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VIDEO VAULT | The stories behind the tavern signs at the Neon Museum

5th St Liquor Store Sign Today.jpg

Every exhibit maintained by the Neon Museum has a story behind it. Thirty-five years ago, News 3 stopped by a couple of popular taverns that are long gone, but with signs that keep the memories alive.

"This is one of those small bars that are often overlooked," began reporter Marla Martin in January of 1984. "The 5th Street Liquor Store on Las Vegas Boulevard."

What we now know as Las Vegas Boulevard in the downtown area had started as 5th Street, hence the name of the bar. The road was renamed in the late 1960s.

"It's well lit," continued Martin. "The bar stools don't hold many patrons. But it has a drawing card that keeps them coming back. You can buy your drinks by the bottle—any kind of bottle—and either take it home or sample it right there."

"Right there" was the east side of Las Vegas Boulevard at Gass Avenue. It's where you find Pawn Stars Plaza today.

"You don't have to miss your favorite television show either," said Martin, continuing the tour. "Or you can play a game of pool with a couple of friends. 5th Street Liquor is one of those quiet places that most people don't know about. and the people at the bar like it that way."

It was quiet enough that eventually it could no longer compete, and went out of business in 1988. The sign was later restored and placed at the Neonopolis on Fremont Street. Today it's located at a bus shelter near the Regional Transportation Commission's Bonneville Transit Center.

"This is another bar far off the beaten track," said Martin, switching locations to stand in front of a now iconic sign. "But with a rich tradition and a history all its own. Club Rouge, here at the Moulin Rouge on the west side of Las Vegas. Great entertainers of years gone by haunt the place."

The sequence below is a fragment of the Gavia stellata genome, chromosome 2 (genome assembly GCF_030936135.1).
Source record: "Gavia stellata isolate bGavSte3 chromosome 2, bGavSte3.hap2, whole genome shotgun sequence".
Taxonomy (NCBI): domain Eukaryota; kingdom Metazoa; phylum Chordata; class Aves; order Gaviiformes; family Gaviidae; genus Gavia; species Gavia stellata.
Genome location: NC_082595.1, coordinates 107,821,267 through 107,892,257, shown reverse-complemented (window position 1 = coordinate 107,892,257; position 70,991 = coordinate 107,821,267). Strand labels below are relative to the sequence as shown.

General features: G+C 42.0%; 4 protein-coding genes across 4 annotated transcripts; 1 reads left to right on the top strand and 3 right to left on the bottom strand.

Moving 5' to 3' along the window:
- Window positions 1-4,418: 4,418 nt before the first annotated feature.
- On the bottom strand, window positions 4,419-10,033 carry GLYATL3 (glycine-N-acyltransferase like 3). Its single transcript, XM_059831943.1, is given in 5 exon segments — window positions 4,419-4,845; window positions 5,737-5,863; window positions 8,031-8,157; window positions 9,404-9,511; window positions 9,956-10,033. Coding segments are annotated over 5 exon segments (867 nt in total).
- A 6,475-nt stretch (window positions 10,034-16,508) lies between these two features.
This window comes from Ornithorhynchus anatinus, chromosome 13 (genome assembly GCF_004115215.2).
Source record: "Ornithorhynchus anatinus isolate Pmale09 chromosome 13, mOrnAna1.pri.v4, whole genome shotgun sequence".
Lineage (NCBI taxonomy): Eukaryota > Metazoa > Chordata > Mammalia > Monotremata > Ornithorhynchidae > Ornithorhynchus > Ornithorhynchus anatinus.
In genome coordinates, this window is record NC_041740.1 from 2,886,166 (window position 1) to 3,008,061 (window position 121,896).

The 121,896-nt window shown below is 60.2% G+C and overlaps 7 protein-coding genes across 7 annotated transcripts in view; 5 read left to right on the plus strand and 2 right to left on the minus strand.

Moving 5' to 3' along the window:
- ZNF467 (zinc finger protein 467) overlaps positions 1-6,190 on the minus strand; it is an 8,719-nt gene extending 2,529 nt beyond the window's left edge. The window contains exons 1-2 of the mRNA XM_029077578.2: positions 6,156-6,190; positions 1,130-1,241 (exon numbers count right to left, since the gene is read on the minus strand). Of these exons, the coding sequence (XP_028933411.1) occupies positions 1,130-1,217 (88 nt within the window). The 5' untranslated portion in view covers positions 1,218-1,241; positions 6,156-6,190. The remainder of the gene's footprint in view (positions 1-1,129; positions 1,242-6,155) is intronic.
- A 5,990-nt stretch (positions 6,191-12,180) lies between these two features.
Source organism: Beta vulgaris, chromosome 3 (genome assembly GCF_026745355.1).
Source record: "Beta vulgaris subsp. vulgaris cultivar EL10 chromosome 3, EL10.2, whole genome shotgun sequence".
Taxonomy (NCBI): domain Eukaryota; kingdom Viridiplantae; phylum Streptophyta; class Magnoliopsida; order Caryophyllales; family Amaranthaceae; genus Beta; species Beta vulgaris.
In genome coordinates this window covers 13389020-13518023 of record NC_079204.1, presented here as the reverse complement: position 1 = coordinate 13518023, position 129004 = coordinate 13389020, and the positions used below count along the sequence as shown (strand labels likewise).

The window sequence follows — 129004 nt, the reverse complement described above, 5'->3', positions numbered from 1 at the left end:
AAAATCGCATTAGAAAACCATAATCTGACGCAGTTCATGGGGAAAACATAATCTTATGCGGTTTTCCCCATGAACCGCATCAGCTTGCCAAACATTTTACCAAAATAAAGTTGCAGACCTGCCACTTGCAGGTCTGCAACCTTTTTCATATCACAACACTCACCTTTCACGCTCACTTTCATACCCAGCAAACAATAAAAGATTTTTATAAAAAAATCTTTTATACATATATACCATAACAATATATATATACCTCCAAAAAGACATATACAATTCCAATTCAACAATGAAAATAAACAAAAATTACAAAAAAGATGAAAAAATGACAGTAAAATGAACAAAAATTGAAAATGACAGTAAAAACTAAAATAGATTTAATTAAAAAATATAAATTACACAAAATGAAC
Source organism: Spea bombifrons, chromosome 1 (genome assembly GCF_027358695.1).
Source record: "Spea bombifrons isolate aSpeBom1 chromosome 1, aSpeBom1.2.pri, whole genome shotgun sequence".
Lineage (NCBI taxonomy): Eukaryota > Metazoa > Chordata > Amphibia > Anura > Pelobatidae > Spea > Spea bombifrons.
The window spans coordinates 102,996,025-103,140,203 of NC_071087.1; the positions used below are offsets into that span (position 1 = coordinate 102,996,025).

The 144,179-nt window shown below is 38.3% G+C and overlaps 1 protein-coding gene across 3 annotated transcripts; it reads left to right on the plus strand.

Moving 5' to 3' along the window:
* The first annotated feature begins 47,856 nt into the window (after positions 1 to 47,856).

The sign—now housed in the Neon Museum—had been designed by Betty Willis, who is also responsible for the "Welcome to Fabulous Las Vegas" sign.

"Part of the club has been remodeled, like the up-to-date dance floor," demonstrated Martin. "The owners have kept the character and flavor of the original, as you can see in the wall murals.

"The Club Rouge was patterned after a black night club in France," continued Martin. "And in the 1940s, the hotel hosted guests like entertainer Nat King Cole, because he couldn't stay at the Strip hotels where he was performing."

Martin's basic story was accurate, but the timeline was off. The Moulin Rouge Hotel and Casino opened in Spring of 1955 and then closed five and a half months later because of financial problems likely exacerbated by the institutional racism of the time.

"Black entertainers would also hold impromptu jam sessions in the club's showroom, which is now old and run down from lack of use," said Martin as the video showed a deteriorated stage. "Music is still an important part of the club. You can hear original jazz or rhythm and blues. C.J. Jenkins, one of the supervisors here, says first-time customers will be in for a treat."

The casino had never re-opened since 1955, but in the 1980s was doing business as a cocktail lounge with music and dancing.

"Wowwwww....that's what they would say," Jenkins told Martin with a broad smile. "Because it's nice. They would leave here with a good feeling, and have had like one of the best parties that they could have at any club in the United States, especially Las Vegas."

Club Rouge folded in the early '90s. The property carried on a few more years as a residential hotel but finally closed near the end of the decade. There were numerous fires on the property, and the last building that was part of the Moulin Rouge was demolished last year. Today, it is a vacant lot.

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